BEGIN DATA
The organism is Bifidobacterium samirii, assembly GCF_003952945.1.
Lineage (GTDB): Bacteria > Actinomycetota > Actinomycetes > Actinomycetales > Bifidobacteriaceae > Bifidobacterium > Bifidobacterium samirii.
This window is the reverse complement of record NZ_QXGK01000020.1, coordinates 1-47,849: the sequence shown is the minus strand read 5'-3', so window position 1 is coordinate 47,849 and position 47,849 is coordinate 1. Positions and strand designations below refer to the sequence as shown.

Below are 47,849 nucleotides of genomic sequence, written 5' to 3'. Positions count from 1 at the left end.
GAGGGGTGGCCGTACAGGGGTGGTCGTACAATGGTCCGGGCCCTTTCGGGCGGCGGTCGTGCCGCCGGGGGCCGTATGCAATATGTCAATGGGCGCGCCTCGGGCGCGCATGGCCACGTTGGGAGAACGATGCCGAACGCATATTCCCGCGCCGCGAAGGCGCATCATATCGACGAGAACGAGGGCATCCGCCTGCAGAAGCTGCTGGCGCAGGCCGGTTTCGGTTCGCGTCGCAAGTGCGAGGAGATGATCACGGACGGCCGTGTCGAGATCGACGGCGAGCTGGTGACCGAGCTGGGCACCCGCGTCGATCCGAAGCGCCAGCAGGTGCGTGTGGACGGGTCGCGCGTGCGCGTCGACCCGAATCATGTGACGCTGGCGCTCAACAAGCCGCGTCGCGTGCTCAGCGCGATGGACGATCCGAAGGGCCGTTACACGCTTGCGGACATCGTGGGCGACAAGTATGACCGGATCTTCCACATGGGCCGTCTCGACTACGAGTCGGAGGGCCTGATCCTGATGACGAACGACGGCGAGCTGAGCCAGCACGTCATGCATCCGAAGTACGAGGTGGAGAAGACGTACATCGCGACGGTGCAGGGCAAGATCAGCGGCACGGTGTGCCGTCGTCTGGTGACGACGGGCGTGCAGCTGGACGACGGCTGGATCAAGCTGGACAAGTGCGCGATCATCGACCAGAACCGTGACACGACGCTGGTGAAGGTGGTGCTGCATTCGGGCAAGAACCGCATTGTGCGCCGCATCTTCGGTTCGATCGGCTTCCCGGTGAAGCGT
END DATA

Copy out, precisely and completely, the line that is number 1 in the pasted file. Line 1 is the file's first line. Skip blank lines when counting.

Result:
The organism is Bifidobacterium samirii, assembly GCF_003952945.1.